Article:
TH: The visualisation is certainly important, but the jury must also see behind the picture.

HG: And they need to consider how it is possible to construct it, how it suits the users, and how it will function also in 10-20 years. I’m not saying that images are not important. Some of our good projects have not succeeded because there was not enough time for the packaging. It is particularly evident in competitions where the winning entry has poorer content but a better packaging. 

BIM

KK: The tools that the architect uses also have an effect on the final result. When the work of an architect was largely manual, buildings were different from those created after the invention of computers. Do you think that digital architecture will solve all the problems in the world?

HG: We have used BIM for our projects already for 12 years. It’s not a magic wand but a regular tool. Formerly, people used to have BIM inside their head and they managed just fine. It can happen also in today’s modelling that people claim to work in BIM but the pipes are still a mess.

TH: At school I see that when students work in 3D modelling, they no longer think of sections and the section becomes the result of the modelling instead of a reasoned and constructed idea. Earlier they drew the plan and the section, combining them in their head. Modelling makes you lazy as you leave out one stage of checks. 

KK: Older architects have commented on that by saying that the plan shows the spatial system while the section shows the emotion of the space. If you don’t think about the section, you will not achieve any emotional quality with the space. 

Tomo, as you work at the university, can you make use of your academic experience in your daily practice?

TH: Working at school trains the eye and it helps you to find mistakes or potentials in the projects faster. At school, you can also work with several solutions at a time, allowing you to select the best one.

Information

KK: Do you keep track of what is going on in the field? Do you read blogs or do you prefer printed media?

HG: There’s no time to follow blogs, we are overflown with information. At one point we subscribed to the German magazine Detail. It featured the high quality and elaboration of technical solutions – how well it is all done and you aim at reaching the same level. The magazine is a collection of the best professional examples featuring their current level.

TH: Magazines have editors who put together a comprehensive whole under their own name. Blogs are like taps that simply flood you.

In the fall semester, I will assist in supervising the first-year interior design students at the Estonian Academy of Arts. In the preparation one of the students said that previously after getting a task they rushed to browse magazines. But now there is so much information that students first need to clear the information – to look for inspiration within themselves, their surroundings, experience or past. When studying in Yokohama, I also felt that there’s too much information in Tokyo.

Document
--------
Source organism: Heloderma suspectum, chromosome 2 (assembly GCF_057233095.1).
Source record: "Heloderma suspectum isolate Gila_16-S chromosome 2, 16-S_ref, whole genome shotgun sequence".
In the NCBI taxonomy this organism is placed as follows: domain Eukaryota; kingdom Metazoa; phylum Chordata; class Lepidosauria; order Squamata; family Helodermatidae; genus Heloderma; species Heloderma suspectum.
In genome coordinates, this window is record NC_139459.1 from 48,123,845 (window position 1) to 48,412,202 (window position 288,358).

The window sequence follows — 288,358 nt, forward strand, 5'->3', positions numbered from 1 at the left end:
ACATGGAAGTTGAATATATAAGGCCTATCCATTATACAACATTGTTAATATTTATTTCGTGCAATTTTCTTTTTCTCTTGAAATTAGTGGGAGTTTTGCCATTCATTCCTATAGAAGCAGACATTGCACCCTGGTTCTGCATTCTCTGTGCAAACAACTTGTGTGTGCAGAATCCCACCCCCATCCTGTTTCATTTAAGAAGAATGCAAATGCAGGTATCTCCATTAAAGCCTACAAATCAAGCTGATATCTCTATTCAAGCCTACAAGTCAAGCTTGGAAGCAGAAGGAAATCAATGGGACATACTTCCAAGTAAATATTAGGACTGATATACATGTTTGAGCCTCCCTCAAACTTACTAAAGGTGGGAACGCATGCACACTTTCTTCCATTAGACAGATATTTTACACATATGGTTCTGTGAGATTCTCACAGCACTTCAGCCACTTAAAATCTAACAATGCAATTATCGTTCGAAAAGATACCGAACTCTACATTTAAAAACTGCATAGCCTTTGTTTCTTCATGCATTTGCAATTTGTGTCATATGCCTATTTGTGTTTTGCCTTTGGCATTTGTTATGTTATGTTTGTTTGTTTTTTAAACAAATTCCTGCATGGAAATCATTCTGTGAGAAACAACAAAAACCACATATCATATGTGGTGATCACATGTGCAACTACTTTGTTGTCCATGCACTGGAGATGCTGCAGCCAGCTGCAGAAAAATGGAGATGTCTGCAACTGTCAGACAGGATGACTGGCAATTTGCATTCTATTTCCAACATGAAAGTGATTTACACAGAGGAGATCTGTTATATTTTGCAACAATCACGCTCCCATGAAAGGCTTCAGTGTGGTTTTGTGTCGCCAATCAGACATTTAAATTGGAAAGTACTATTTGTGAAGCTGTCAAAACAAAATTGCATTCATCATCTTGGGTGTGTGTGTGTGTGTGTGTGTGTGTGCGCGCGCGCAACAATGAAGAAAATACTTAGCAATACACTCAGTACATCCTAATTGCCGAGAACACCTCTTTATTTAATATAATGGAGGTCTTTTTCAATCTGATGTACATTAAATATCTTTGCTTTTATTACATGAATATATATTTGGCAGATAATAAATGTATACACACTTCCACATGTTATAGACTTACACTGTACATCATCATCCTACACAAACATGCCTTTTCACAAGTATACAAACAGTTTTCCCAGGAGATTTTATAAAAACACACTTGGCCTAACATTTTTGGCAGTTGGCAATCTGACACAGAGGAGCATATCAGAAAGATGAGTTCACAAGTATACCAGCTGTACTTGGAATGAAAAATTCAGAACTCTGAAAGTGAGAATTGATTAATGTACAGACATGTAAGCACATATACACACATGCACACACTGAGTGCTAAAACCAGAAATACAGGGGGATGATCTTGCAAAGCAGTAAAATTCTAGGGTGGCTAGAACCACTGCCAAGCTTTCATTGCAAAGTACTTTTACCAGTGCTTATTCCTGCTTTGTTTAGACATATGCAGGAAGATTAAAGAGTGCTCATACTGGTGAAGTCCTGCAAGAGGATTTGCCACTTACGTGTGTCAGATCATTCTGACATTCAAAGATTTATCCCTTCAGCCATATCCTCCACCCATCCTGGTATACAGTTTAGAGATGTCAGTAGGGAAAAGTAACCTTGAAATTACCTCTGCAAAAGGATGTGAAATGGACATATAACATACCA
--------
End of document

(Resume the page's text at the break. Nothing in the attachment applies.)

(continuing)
Material

KK: Let’s talk about materials too, as you go to the smallest details in your projects and deal with technical design to the joint level – in other words, you think in terms of material. I think it is admirable and commendable. I’m sure that the next goal in improving the quality of Estonian architecture should be better knowledge of building materials and designing on the level of details. Fancy images have exhausted themselves with no contribution to building quality. 

Have you developed some signature materials over time?

TH: No, I haven’t found my signature material yet. We use wood, concrete, steel etc. We haven’t used only one building material throughout an entire project, but we know which aspects of the material would lead us to an interesting result. In the Estonian National Museum, for instance, the use of reinforced concrete was included already in the initial concept. Similarly, concrete has an advantage in Estonia compared to steel, as it is simply less expensive. But getting a beautiful authentic concrete surface is extremely difficult, as the human factor cannot be fully excluded when building by hand.

KK: As an observer, I can say that there are architects whose works can be immediately recognised by their use of material. Material plays an important role in your projects and your works can also be determined by it.

HG: Ten years ago I personally felt that the entire local mainstream architecture was cold and cool with stylish grey tones and metal surfaces in a palette of cold tones. But we found the given approach highly monotonous and that’s why we have attempted to design buildings in warmer hues. We feel free to use brown and green tones!

KK: As life in Estonia has considerably improved in the past ten years, also architects have more room to experiment with material.

HG: Estonia is still a small provincial country. Clients travel around the world and see buildings made of exclusive materials, that is when the question arises if they dare to make such an investment here. Or if there is no point in spending on high-quality materials as it will never pay off here. Usually, the developer states the price per façade square metre and it turns out that it isn’t even enough to cover the entire building.